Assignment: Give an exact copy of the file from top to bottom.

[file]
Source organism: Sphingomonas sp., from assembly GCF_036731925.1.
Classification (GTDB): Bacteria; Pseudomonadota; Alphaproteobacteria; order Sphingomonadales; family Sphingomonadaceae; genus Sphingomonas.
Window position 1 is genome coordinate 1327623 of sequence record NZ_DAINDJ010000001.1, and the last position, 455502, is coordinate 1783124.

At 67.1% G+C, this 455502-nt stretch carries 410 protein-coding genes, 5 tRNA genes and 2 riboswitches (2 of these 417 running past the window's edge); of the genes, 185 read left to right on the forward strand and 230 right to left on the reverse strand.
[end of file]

Source organism: Sphingomonas sp., from assembly GCF_036731925.1.
Classification (GTDB): Bacteria; Pseudomonadota; Alphaproteobacteria; order Sphingomonadales; family Sphingomonadaceae; genus Sphingomonas.
Window position 1 is genome coordinate 1327623 of sequence record NZ_DAINDJ010000001.1, and the last position, 455502, is coordinate 1783124.

At 67.1% G+C, this 455502-nt stretch carries 410 protein-coding genes, 5 tRNA genes and 2 riboswitches (2 of these 417 running past the window's edge); of the genes, 185 read left to right on the forward strand and 230 right to left on the reverse strand.